Masonry – Workforce Credential

Program Details
Industry Certification
Academic Division: 
Workforce Development - Manufacturing & Construction Trades

This course prepares individuals to lay building materials such as: brick, concrete block, pavers, to construct or repair walls, and other structures. Students will use trowels, levels, hammers, chisels, masonry saws, mixers, and other necessary hand or power tools of the trade. Fundaments of masonry include the information and basic skills necessary to build from blueprints: residential, commercial, and industrial structures. The goal of the course is to prepare the student for an entry-level job in a variety of areas within the building trades.

Certifications earned during this training include OSHA-10 and National Center for Construction Education and Research (NCCER).

Course Content

  • Safety Instruction and Tools
  • Equipment, Hand, and Power Tools
  • Blueprint Reading
  • Masonry
  • Mortar
  • Wall Layout
  • Concrete Masonry
  • Stonemasonry and Pre-cast Panels

Location: Trades Center, 236 Industrial Blvd, Toano, Virginia
Cost: (Please call to determine eligibility for funding)

Full Tuition

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Length/Hours: 200 hours/15 weeks plus 40 hours for NCCER Core

Prerequisites for enrollment: Physical Ability to Do Work

Fast Forward 

Accelerating and Enhancing Career Education Programs (AECE) is a $2,050,925 project; $1,686,258 (82%) funded through a Federal USDOL-ETA grant and $364,667(18%) through non-federal resources.

Masons typically do the following:

  • Read blueprints or drawings to calculate materials needed
  • Lay out patterns, forms, or foundations according to plans
  • Break or cut materials to required size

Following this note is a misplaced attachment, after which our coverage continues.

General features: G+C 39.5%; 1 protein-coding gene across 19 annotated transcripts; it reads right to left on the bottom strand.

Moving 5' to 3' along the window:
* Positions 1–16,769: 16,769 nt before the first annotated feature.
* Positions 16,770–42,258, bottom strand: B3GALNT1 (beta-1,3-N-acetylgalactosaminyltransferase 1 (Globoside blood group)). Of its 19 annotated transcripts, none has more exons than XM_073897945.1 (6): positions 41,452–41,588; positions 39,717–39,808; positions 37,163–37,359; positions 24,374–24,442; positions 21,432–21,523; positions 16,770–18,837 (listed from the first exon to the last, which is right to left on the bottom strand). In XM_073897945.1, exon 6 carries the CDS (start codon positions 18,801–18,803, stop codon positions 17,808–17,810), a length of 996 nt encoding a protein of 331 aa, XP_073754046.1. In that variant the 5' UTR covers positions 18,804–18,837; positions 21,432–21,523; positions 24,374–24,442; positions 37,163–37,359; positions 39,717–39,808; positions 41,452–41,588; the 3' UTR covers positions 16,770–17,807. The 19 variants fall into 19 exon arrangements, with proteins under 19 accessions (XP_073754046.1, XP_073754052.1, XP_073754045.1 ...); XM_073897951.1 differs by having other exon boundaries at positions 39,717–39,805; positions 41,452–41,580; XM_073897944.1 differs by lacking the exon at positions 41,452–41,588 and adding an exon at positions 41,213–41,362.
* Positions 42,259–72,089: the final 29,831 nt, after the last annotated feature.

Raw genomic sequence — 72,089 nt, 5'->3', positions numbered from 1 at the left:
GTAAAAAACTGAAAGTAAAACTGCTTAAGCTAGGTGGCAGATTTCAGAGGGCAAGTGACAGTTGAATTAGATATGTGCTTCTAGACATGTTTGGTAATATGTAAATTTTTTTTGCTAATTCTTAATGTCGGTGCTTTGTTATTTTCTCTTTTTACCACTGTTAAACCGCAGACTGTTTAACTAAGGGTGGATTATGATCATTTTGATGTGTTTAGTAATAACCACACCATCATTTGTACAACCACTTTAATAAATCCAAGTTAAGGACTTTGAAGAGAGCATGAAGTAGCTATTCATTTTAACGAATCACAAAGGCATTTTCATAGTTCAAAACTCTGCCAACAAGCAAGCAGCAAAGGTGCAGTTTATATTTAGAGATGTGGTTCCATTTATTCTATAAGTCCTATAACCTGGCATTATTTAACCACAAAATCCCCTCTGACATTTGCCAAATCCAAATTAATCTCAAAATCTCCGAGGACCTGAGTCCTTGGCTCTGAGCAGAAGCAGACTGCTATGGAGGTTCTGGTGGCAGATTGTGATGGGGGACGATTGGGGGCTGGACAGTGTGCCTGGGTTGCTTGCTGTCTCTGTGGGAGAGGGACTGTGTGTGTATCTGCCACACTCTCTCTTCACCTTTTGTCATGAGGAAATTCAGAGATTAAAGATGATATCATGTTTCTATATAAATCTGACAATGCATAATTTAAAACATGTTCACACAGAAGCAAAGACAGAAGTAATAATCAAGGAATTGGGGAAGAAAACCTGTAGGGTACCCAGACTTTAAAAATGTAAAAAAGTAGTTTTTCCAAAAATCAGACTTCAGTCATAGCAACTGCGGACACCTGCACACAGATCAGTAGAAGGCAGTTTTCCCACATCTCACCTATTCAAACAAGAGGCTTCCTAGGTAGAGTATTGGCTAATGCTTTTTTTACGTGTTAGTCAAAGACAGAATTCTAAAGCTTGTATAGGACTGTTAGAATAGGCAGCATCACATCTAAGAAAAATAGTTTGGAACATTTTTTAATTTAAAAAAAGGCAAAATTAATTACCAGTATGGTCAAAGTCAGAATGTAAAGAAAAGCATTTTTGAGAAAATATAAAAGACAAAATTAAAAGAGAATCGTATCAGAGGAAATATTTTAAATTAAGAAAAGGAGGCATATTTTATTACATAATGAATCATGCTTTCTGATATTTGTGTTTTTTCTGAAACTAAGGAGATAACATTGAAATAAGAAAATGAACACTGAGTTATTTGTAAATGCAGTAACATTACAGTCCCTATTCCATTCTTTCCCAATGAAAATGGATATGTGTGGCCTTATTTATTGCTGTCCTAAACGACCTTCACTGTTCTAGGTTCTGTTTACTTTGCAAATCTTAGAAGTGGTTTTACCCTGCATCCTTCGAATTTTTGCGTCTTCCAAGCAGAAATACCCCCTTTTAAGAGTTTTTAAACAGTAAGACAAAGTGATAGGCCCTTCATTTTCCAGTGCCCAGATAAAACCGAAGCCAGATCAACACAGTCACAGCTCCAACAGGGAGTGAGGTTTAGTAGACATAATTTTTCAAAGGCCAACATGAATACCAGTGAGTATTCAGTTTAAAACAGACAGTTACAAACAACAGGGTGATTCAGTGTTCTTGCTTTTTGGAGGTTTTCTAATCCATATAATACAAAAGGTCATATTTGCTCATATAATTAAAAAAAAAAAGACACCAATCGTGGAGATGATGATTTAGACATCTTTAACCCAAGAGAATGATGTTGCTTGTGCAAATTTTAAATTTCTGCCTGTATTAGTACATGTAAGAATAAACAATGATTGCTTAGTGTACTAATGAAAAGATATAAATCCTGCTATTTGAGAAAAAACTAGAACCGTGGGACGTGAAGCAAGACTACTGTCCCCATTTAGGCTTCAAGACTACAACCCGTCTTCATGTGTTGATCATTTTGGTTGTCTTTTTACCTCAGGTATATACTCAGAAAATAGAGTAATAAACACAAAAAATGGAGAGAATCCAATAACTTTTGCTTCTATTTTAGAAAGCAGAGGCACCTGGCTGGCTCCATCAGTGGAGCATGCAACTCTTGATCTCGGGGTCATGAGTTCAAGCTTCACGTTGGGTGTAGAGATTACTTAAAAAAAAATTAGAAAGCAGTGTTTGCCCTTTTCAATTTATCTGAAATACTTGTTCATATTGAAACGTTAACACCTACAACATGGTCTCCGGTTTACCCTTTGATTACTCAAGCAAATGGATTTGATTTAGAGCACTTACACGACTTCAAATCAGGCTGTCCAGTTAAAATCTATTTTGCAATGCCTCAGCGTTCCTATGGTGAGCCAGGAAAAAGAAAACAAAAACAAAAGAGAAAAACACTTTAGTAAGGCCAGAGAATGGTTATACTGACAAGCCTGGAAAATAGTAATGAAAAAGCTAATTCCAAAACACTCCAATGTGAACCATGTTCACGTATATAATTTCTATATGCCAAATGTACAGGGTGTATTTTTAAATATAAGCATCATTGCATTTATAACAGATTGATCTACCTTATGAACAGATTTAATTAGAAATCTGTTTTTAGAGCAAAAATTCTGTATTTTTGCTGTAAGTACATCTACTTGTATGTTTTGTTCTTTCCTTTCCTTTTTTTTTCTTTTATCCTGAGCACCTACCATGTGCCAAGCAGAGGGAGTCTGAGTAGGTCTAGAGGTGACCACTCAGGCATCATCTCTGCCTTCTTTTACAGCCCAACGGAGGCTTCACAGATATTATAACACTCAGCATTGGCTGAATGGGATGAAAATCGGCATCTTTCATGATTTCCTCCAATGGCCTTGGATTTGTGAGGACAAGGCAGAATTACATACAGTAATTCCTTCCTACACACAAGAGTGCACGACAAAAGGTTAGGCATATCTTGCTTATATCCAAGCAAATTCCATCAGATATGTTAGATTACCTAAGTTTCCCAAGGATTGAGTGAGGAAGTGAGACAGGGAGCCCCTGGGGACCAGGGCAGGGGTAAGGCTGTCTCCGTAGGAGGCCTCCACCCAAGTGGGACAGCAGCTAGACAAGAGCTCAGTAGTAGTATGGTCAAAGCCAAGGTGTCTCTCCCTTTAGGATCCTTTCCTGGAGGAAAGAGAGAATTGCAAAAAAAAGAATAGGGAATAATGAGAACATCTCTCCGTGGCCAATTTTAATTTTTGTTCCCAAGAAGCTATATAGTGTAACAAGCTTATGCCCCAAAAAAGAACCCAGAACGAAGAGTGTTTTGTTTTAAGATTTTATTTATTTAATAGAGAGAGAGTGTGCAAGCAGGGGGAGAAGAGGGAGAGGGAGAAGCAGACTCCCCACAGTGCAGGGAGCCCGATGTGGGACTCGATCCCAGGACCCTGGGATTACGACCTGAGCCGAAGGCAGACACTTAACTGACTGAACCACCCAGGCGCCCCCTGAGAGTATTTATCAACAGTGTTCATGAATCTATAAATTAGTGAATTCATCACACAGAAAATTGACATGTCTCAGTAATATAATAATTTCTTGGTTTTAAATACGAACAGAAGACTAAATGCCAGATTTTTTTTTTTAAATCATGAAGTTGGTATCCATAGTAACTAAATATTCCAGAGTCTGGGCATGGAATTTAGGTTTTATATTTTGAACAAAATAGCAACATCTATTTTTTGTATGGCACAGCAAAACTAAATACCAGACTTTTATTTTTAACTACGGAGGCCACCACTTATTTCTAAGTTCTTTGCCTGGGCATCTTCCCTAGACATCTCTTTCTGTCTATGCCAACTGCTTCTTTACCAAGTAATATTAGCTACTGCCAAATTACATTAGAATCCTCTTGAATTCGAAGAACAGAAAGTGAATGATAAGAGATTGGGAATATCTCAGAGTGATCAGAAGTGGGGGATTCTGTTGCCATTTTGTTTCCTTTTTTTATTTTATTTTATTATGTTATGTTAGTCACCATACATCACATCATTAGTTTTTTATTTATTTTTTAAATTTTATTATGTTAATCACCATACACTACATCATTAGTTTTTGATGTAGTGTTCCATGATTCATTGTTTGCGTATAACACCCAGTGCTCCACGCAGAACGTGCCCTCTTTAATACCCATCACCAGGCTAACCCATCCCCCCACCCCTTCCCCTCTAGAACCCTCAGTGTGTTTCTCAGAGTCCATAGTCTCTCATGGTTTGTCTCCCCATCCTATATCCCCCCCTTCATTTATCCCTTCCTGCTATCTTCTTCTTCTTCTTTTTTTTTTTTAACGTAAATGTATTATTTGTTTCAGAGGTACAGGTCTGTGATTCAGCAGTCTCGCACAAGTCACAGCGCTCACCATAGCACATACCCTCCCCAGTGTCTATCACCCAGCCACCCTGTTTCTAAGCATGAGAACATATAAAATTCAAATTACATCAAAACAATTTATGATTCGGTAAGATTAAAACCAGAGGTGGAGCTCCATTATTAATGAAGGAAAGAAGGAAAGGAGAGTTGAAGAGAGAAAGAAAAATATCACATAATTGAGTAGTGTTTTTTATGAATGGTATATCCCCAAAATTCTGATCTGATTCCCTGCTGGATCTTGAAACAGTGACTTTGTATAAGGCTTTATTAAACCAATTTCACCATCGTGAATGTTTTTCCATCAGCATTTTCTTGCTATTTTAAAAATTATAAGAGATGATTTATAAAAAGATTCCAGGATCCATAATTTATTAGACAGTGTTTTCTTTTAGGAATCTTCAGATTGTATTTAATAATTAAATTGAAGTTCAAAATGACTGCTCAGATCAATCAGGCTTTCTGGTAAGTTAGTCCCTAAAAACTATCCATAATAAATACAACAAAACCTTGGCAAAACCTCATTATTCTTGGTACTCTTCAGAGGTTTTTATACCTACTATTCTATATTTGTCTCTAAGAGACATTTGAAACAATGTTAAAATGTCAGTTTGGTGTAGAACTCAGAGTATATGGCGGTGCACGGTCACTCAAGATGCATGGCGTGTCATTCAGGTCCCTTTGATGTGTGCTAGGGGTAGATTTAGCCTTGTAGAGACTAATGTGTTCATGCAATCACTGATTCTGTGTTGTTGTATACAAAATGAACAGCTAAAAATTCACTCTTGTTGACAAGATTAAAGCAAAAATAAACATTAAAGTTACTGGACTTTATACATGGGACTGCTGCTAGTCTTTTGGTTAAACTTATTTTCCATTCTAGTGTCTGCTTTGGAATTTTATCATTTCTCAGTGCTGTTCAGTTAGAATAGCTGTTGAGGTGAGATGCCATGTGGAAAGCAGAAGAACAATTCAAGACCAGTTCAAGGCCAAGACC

• Mix mortar or grout and spread it onto a slab or foundation
  • Clean excess mortar with trowels and other hand tools
  • Construct masonry walls
  • Align structures, using levels and plumbs
  • Clean and polish surfaces with hand tools or power tools
  • Fill expansion joints with caulking materials
  • Lay out and install rainscreen water systems

Masons build structures with brick, block, and stone, some of the most common and durable materials used in construction. They also use concrete—a mixture of cement, sand, gravel, and water—as the foundation for everything from patios and floors to dams and roads.

The following are examples of types of masons:

Brick masons and block masons—often called bricklayers—build and repair walls, fireplaces, and other structures with brick, terra cotta, precast masonry panels, concrete block, and other masonry materials. Pointing, cleaning, and caulking workers are brick masons who repair brickwork, particularly on older structures. Refractory masons are brick masons who specialize in installing heat- and fire-resistant masonry materials in high-temperature areas such as boilers, furnaces, and soaking pits in industrial buildings.